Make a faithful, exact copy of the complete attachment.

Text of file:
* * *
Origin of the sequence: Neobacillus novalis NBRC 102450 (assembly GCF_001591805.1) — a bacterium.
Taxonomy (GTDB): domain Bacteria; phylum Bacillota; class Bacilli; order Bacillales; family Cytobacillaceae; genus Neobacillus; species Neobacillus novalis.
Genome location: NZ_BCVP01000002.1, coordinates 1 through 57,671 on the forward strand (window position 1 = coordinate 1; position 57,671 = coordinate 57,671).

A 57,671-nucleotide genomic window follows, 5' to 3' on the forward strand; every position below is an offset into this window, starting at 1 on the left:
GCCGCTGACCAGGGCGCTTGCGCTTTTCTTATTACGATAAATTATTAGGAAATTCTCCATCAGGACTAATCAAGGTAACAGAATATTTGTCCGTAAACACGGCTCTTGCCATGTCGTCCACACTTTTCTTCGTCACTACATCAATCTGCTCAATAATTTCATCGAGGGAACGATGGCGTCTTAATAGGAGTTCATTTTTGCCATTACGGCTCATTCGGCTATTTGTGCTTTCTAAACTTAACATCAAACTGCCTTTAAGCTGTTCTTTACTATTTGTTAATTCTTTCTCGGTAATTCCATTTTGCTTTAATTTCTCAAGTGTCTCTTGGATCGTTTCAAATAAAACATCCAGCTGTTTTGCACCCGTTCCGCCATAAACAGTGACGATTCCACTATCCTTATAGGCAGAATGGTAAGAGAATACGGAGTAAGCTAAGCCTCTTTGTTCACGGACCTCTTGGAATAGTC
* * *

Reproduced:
Origin of the sequence: Neobacillus novalis NBRC 102450 (assembly GCF_001591805.1) — a bacterium.
Taxonomy (GTDB): domain Bacteria; phylum Bacillota; class Bacilli; order Bacillales; family Cytobacillaceae; genus Neobacillus; species Neobacillus novalis.
Genome location: NZ_BCVP01000002.1, coordinates 1 through 57,671 on the forward strand (window position 1 = coordinate 1; position 57,671 = coordinate 57,671).

A 57,671-nucleotide genomic window follows, 5' to 3' on the forward strand; every position below is an offset into this window, starting at 1 on the left:
GCCGCTGACCAGGGCGCTTGCGCTTTTCTTATTACGATAAATTATTAGGAAATTCTCCATCAGGACTAATCAAGGTAACAGAATATTTGTCCGTAAACACGGCTCTTGCCATGTCGTCCACACTTTTCTTCGTCACTACATCAATCTGCTCAATAATTTCATCGAGGGAACGATGGCGTCTTAATAGGAGTTCATTTTTGCCATTACGGCTCATTCGGCTATTTGTGCTTTCTAAACTTAACATCAAACTGCCTTTAAGCTGTTCTTTACTATTTGTTAATTCTTTCTCGGTAATTCCATTTTGCTTTAATTTCTCAAGTGTCTCTTGGATCGTTTCAAATAAAACATCCAGCTGTTTTGCACCCGTTCCGCCATAAACAGTGACGATTCCACTATCCTTATAGGCAGAATGGTAAGAGAATACGGAGTAAGCTAAGCCTCTTTGTTCACGGACCTCTTGGAATAGTC